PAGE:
November 18, 2008|By CHRIS KALTENBACH

With the voices of Ben Burtt, Elissa Knight. Directed by Andrew Stanton. Walt Disney Video. $29.95, Blu-ray $35.95 ****

Few moviegoing experiences in recent memory are more sublime than the first half of Wall-E, an exercise in cinemagic from Pixar. This tale of an automated trash compactor, abandoned on a garbage-choked Earth with only a cockroach and a VHS tape of Hello Dolly! to keep him company, mixes childlike wonder with human frailty in a tale of love, loneliness and heroism that successfully plays to all audiences, ages 8 months to 80 years. And for the first 45 minutes or so, it does so without saying a word.

There are so many wonderful moments in Wall-E, it's unfair to isolate just a few; personally, I'd start with Wall-E's confusion over whether a spork should go in his box of spoons or his box of forks and end with how the relationship between Wall-E and his reluctant robotic companion, Eve, ranks right up there with the screen's most poignant love stories.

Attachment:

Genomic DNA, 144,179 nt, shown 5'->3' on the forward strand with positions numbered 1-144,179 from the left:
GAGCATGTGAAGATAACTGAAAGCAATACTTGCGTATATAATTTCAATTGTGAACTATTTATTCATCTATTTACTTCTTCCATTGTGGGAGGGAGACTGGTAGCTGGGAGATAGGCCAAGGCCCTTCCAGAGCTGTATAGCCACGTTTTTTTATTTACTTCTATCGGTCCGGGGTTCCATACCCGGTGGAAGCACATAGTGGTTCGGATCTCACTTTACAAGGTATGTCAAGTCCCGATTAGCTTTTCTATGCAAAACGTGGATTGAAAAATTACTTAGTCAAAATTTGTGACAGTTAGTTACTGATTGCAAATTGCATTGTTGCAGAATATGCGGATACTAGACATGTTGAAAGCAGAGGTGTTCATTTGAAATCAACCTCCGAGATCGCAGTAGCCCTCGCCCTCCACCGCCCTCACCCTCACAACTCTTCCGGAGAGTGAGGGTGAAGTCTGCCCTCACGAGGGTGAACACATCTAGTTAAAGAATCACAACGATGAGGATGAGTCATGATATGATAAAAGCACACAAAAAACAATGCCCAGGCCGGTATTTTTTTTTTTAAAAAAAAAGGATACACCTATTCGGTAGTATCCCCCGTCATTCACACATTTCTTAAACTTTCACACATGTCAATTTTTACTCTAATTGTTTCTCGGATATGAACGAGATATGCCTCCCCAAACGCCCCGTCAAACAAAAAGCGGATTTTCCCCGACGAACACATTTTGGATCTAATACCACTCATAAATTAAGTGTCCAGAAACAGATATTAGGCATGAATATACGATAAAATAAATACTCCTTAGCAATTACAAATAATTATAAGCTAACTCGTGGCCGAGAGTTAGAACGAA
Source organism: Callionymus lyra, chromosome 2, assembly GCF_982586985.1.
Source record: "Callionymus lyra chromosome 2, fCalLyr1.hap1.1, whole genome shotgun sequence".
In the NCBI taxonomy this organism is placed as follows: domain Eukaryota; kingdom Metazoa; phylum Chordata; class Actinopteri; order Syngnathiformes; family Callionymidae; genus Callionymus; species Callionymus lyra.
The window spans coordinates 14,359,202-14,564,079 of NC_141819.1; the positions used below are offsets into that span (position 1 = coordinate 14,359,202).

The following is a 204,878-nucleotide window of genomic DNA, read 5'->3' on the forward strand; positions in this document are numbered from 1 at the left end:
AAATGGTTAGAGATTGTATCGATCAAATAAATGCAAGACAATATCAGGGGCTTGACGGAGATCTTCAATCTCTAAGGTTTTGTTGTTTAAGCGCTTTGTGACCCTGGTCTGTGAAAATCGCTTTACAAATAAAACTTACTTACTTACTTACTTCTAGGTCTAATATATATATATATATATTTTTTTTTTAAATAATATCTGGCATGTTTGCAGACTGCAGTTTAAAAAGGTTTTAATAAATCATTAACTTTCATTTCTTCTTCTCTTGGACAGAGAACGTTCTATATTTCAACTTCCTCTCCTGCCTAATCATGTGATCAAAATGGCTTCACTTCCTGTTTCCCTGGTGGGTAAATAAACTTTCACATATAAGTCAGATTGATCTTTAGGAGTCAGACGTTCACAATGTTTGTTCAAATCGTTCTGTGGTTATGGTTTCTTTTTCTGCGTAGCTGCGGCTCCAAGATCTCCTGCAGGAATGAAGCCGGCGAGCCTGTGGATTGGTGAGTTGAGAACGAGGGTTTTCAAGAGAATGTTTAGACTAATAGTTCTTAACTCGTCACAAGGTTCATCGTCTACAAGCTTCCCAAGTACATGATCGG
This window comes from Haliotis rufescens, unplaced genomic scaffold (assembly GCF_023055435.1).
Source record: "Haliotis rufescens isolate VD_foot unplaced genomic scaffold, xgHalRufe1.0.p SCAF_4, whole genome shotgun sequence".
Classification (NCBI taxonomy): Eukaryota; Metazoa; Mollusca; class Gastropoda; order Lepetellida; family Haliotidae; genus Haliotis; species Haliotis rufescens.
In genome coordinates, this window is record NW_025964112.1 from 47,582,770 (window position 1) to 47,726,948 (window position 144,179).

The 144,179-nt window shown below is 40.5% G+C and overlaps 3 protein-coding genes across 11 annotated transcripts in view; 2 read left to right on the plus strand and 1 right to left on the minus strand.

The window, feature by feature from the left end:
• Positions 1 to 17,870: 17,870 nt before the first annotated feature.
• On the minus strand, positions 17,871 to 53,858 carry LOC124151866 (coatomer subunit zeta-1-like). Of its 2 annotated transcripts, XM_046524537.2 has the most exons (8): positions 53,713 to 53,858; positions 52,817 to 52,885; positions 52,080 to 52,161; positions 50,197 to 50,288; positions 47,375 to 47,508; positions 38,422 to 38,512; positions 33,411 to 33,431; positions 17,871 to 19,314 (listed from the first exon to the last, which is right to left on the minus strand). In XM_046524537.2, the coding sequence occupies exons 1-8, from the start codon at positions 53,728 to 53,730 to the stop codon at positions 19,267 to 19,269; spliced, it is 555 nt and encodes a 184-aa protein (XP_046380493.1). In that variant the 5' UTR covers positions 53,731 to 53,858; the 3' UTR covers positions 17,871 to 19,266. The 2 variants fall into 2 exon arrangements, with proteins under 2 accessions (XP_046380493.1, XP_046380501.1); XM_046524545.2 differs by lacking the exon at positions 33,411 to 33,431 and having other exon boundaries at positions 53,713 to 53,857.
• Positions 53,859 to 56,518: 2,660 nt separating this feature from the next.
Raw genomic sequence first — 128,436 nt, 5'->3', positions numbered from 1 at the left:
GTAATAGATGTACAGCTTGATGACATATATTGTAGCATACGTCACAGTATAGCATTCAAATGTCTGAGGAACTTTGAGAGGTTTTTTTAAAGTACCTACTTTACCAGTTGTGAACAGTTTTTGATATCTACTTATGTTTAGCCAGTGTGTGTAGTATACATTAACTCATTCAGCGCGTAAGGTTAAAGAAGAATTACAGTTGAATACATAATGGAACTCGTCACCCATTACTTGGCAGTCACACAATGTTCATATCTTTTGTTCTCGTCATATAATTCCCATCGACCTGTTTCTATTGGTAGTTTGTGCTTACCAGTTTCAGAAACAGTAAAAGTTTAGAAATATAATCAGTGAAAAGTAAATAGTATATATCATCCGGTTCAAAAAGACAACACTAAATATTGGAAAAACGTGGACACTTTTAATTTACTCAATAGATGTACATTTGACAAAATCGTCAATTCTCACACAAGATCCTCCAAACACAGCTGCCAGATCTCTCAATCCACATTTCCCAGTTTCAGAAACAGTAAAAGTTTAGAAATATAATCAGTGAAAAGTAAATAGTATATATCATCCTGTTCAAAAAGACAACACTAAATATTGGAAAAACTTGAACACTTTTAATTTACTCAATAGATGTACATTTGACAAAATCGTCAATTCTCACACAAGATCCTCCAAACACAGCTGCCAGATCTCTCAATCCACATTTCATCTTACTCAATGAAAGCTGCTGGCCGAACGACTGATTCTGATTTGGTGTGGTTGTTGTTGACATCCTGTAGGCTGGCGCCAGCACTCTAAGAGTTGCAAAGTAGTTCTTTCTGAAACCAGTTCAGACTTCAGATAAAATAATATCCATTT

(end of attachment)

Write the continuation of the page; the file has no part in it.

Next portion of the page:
A three-disc special edition ($39.95) includes a downloadable version of the movie, plus more than two hours of fascinating extras that provide hints of how all that magic ends-up on-screen.

Also out today: David Lynch: The Lime Green Set (Absurda, $179.99) includes more than 12 hours of films personally selected by Lynch. The feature films included are Eraserhead, Wild at Heart, The Elephant Man and Blue Velvet.

Other releases: Eight seasons of sisterly witchcraft, featuring Alyssa Milano, Holly Marie Combs, Shannen Doherty and Rose McGowan, are on display in Charmed: The Complete Series (Paramount, $249.98); Gonzo: The Life and Work of Dr. Hunter S. Thompson (Magnolia, $26.98) offers Oscar-winning filmmaker Alex Gibney's take on the maverick journalist who never met a rule he didn't ignore; The Who at Kilburn: 1977 (Image Entertainment, $24.98) offers the seminal English Mod rockers in one of their last live performances before the death of drummer Keith Moon.

Chris Kaltenbach

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